This summer, brewers in India are stepping up their game to lure tipplers away from rum and whisky.
United Breweries (UB), the country’s largest beer maker, and the global giant AB InBev both plan to make more foreign beers available in India in the coming months, according to The Economic Times newspaper.
“We need to strengthen our portfolio because consumers want to choose, and we want to be a part of their choice,” Shekhar Ramamurthy, managing director at UB, told the newspaper. The company, known for its Kingfisher beer, is set to launch Mexican variants such as Sol and Dos Equis, Austria’s Edelweiss wheat beer, and the tequila-flavoured Desperados from the Netherlands. The brands are part of the portfolio of Heineken, one of the world’s largest beer makers, which owns a 43% stake in UB.
AB InBev, which sells Budweiser beer in India, also plans to push its popular Hoegaarden and Stella brands beyond Delhi, Mumbai, and Bengaluru, The Economic Times reported.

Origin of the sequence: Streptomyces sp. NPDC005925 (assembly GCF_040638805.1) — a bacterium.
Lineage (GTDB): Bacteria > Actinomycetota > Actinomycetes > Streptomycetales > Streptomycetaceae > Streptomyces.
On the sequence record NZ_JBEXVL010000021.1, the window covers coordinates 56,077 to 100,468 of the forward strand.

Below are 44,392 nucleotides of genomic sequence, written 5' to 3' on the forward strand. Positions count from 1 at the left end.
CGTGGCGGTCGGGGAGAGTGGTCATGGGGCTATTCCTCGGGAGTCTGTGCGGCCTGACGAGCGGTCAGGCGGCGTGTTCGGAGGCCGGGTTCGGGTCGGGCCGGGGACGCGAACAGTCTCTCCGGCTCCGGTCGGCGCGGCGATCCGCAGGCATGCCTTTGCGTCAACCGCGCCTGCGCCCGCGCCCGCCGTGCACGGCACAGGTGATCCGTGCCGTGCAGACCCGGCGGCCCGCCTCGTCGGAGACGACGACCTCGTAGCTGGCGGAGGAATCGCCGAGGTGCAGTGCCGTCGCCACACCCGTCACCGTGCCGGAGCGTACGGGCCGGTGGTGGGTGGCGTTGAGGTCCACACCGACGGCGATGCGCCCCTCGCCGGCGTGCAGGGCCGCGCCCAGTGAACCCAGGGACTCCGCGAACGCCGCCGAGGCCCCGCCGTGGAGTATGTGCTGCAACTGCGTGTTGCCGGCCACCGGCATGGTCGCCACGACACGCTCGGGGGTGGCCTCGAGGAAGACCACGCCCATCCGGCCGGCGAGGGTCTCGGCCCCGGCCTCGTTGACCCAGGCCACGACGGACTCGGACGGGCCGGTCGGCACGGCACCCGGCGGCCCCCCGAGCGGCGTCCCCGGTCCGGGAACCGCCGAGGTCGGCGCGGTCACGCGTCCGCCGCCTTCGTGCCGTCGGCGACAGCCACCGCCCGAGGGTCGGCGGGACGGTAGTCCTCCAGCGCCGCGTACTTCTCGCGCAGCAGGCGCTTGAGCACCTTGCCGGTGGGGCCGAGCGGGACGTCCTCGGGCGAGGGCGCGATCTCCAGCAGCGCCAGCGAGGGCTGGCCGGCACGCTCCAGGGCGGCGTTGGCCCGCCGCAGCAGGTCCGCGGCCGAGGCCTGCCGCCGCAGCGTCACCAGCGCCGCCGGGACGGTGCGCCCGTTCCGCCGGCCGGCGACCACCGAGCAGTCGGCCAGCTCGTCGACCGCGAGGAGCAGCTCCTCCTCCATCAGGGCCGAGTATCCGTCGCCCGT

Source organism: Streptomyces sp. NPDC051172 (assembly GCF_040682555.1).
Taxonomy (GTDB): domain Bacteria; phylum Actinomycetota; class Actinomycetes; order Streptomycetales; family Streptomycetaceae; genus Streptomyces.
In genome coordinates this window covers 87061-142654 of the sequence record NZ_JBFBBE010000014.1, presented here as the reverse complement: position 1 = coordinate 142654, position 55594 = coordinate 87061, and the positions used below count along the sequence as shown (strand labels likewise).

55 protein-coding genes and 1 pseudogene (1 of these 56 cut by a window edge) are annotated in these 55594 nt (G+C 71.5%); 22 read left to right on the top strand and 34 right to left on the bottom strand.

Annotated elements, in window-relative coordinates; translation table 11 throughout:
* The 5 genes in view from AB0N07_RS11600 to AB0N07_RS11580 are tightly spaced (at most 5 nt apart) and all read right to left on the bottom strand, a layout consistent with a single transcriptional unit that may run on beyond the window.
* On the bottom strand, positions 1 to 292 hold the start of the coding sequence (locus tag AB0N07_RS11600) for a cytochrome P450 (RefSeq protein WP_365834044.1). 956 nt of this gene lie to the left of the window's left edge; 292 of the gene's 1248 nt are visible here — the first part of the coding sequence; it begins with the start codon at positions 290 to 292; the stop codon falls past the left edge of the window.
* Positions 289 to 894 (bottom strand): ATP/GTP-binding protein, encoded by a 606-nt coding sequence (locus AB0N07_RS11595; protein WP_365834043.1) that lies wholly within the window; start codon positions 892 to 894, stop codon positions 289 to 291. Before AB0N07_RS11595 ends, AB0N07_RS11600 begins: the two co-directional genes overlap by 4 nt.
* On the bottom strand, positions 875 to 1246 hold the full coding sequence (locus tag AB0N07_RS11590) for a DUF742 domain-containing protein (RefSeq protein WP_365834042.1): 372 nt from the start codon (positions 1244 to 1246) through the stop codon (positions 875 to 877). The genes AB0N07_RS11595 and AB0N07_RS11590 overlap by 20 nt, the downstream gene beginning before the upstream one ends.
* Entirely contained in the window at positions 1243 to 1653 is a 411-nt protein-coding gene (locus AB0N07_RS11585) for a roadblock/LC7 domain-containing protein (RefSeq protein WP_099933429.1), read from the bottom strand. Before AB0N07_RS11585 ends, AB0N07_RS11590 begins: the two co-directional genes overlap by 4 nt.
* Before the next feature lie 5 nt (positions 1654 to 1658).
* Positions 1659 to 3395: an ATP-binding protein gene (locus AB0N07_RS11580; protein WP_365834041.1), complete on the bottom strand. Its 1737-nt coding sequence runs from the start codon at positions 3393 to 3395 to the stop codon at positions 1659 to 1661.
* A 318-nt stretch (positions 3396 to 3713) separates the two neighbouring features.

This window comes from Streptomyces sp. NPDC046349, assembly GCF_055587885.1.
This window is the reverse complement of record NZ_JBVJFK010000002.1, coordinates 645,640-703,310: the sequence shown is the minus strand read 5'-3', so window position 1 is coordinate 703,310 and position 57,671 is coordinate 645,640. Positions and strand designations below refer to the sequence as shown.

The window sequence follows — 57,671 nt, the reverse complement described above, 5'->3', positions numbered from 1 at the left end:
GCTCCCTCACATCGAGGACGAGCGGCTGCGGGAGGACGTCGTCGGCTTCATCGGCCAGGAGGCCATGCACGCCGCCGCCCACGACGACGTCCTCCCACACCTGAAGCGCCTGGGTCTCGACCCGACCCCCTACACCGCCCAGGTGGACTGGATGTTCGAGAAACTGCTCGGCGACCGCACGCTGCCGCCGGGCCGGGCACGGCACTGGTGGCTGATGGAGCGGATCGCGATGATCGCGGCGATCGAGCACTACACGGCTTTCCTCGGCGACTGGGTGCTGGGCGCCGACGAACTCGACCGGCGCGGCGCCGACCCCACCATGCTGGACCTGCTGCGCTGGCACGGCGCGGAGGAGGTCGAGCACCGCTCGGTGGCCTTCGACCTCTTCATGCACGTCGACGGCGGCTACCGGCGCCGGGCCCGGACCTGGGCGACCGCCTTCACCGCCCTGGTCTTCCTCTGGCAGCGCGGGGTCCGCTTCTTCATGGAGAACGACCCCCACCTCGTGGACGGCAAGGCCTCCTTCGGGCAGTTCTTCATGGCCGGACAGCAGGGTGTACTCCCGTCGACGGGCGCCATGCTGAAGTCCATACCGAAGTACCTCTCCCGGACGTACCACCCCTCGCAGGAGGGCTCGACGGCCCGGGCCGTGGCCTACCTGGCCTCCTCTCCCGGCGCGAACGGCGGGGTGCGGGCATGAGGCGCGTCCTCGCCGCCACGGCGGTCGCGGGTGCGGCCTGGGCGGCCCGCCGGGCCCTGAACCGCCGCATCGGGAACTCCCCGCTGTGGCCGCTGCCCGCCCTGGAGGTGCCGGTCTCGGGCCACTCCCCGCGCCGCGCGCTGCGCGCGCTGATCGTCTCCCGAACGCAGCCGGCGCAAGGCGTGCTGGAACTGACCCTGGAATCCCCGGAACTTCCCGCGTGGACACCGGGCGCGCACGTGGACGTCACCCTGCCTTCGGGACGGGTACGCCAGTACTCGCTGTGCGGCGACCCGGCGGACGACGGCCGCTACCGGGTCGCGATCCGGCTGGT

However, both these companies have a long road ahead.
Despite the proliferation of bars and microbreweries across urban India, the country still has one of the world’s lowest per capita rates of beer consumption at just 4.6 litres. In contrast stands the Asian average of 57 litres, according to research agency BMI Research. After all, hard spirits like whisky and rum still account for most of the alcohol (pdf) consumed here. So, launching imported and premium beer brands may help by appealing to the growing segment of young and urban consumers with cash to spend. Companies are also keeping a close watch on home-grown brewers, including Bira and White Rhino, which are now competing with foreign brews.
India’s Rs43,000-crore beer market isn’t growing fast enough for big brewers. For the nine months ended Dec. 31, 2016, sales by volume actually fell by 2% (pdf), hit by the cash crunch caused by the demonetisation of high-value currency notes in the country. Annual growth in the last few years hasn’t been great either.
Business is likely to suffer further in the wake of the supreme court of India’s recent ban on the sale of alcohol within 500 metres of highways. This has hit a third of the country’s liquor shops.
Beer makers, hence, have to double their efforts to do well in India. The bar has been set much higher.